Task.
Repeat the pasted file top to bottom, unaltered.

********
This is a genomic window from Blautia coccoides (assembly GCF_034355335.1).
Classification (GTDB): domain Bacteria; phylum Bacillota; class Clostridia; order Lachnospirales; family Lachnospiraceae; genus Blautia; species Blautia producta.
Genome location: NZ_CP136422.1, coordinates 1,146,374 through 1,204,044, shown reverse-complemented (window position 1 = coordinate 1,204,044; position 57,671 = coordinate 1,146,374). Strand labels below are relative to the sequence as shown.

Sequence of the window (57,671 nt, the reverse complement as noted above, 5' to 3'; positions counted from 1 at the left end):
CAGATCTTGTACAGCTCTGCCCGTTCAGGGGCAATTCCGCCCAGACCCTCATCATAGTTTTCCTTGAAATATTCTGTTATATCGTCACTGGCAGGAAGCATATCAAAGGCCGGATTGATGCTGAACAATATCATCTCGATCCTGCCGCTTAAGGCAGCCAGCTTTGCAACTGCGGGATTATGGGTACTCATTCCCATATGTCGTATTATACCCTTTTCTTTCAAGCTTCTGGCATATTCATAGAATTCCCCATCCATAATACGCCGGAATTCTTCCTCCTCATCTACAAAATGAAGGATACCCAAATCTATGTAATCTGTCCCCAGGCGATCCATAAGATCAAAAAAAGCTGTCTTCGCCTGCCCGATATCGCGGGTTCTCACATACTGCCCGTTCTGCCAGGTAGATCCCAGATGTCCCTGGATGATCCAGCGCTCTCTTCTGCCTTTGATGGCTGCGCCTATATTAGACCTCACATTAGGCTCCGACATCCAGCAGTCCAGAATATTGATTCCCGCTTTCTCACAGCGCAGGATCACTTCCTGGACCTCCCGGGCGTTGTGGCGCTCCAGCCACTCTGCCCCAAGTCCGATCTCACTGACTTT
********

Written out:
This is a genomic window from Blautia coccoides (assembly GCF_034355335.1).
Classification (GTDB): domain Bacteria; phylum Bacillota; class Clostridia; order Lachnospirales; family Lachnospiraceae; genus Blautia; species Blautia producta.
Genome location: NZ_CP136422.1, coordinates 1,146,374 through 1,204,044, shown reverse-complemented (window position 1 = coordinate 1,204,044; position 57,671 = coordinate 1,146,374). Strand labels below are relative to the sequence as shown.

Sequence of the window (57,671 nt, the reverse complement as noted above, 5' to 3'; positions counted from 1 at the left end):
CAGATCTTGTACAGCTCTGCCCGTTCAGGGGCAATTCCGCCCAGACCCTCATCATAGTTTTCCTTGAAATATTCTGTTATATCGTCACTGGCAGGAAGCATATCAAAGGCCGGATTGATGCTGAACAATATCATCTCGATCCTGCCGCTTAAGGCAGCCAGCTTTGCAACTGCGGGATTATGGGTACTCATTCCCATATGTCGTATTATACCCTTTTCTTTCAAGCTTCTGGCATATTCATAGAATTCCCCATCCATAATACGCCGGAATTCTTCCTCCTCATCTACAAAATGAAGGATACCCAAATCTATGTAATCTGTCCCCAGGCGATCCATAAGATCAAAAAAAGCTGTCTTCGCCTGCCCGATATCGCGGGTTCTCACATACTGCCCGTTCTGCCAGGTAGATCCCAGATGTCCCTGGATGATCCAGCGCTCTCTTCTGCCTTTGATGGCTGCGCCTATATTAGACCTCACATTAGGCTCCGACATCCAGCAGTCCAGAATATTGATTCCCGCTTTCTCACAGCGCAGGATCACTTCCTGGACCTCCCGGGCGTTGTGGCGCTCCAGCCACTCTGCCCCAAGTCCGATCTCACTGACTTT